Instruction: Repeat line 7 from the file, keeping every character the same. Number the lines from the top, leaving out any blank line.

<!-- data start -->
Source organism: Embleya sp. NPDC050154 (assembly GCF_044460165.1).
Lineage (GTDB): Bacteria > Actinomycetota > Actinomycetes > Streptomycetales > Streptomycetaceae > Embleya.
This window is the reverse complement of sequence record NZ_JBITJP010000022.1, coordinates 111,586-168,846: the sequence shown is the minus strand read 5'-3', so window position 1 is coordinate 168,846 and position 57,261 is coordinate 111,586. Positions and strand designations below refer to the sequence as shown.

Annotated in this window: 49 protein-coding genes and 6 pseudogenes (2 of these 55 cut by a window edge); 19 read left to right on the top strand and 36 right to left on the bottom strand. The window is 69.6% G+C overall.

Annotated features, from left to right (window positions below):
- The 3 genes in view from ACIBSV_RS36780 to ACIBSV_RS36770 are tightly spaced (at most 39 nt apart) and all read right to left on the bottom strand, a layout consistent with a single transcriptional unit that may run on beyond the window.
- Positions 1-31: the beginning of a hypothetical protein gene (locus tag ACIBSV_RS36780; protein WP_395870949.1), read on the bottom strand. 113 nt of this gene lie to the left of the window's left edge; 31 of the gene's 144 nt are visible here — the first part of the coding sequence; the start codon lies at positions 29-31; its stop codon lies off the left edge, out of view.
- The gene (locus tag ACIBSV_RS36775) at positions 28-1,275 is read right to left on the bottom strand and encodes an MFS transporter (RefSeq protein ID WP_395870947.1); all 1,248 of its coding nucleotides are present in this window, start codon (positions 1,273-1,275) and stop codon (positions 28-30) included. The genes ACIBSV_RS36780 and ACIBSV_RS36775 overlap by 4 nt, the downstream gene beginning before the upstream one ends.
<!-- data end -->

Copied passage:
- Positions 1-31: the beginning of a hypothetical protein gene (locus tag ACIBSV_RS36780; protein WP_395870949.1), read on the bottom strand. 113 nt of this gene lie to the left of the window's left edge; 31 of the gene's 144 nt are visible here — the first part of the coding sequence; the start codon lies at positions 29-31; its stop codon lies off the left edge, out of view.